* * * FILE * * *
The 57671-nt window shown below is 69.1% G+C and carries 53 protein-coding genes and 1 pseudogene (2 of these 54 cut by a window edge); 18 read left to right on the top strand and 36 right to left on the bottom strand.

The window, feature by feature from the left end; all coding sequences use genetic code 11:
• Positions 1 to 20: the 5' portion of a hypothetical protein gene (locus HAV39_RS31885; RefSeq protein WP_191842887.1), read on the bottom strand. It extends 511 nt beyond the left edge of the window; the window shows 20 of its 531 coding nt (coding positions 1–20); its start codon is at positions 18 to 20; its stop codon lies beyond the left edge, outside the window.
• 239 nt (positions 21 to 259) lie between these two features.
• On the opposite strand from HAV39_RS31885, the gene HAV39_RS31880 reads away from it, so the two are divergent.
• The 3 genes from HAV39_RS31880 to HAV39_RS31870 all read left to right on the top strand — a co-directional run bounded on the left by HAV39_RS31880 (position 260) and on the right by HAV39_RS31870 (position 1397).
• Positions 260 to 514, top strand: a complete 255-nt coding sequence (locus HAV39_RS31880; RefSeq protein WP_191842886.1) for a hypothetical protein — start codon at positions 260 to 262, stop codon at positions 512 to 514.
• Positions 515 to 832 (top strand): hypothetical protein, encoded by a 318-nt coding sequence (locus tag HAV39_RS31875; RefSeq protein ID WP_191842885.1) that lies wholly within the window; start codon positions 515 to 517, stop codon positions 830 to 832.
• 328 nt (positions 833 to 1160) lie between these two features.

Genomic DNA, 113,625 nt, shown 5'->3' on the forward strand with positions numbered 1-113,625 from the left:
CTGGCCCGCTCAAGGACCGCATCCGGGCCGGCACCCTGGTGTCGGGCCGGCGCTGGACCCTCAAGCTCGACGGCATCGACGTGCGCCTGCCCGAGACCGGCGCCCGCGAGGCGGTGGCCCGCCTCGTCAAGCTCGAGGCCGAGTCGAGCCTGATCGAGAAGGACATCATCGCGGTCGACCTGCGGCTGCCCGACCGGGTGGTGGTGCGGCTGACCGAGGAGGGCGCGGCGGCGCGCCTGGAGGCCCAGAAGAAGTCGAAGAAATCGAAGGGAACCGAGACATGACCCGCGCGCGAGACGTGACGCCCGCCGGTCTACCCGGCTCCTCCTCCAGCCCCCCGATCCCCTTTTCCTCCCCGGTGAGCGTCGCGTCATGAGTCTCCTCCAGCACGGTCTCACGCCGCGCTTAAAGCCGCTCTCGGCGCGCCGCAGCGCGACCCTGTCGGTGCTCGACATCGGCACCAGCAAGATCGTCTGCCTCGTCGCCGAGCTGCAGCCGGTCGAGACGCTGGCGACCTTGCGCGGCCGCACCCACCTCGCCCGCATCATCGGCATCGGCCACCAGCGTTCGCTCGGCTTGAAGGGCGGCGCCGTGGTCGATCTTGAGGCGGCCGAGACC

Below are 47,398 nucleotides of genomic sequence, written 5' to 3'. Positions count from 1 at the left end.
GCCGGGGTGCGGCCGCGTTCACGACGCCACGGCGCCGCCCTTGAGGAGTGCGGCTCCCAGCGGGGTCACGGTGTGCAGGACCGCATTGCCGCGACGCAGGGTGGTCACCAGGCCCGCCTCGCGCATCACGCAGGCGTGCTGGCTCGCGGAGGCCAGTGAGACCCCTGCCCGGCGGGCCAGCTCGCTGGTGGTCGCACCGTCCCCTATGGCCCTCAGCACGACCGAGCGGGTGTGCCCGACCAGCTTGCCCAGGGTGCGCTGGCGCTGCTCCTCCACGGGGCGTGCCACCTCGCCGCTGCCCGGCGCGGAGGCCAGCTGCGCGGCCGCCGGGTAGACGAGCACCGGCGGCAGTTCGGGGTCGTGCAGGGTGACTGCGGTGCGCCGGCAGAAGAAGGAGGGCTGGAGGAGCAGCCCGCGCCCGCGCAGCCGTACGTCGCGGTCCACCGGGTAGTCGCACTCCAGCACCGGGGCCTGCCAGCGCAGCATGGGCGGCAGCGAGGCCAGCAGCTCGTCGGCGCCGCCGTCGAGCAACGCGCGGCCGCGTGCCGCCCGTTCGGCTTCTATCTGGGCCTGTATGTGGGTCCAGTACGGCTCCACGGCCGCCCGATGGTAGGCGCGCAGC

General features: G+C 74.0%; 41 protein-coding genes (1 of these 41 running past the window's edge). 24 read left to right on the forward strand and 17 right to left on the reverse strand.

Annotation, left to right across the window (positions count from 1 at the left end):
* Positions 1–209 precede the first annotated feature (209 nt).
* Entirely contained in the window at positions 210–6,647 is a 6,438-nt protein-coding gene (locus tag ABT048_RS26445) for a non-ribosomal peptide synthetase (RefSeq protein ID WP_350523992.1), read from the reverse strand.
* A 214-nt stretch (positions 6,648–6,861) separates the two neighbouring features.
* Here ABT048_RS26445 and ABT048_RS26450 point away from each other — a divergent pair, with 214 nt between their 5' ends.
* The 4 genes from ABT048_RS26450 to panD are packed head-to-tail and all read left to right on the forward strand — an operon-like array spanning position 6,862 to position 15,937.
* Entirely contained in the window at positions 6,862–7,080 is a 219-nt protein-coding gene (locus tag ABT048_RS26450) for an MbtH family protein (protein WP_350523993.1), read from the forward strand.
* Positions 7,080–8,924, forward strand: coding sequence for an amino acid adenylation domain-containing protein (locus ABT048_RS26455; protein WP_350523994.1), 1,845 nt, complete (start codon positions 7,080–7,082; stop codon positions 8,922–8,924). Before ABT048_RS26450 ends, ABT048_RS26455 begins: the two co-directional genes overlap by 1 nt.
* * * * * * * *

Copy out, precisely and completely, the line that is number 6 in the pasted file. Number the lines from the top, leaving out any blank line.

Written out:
• The 3 genes from HAV39_RS31880 to HAV39_RS31870 all read left to right on the top strand — a co-directional run bounded on the left by HAV39_RS31880 (position 260) and on the right by HAV39_RS31870 (position 1397).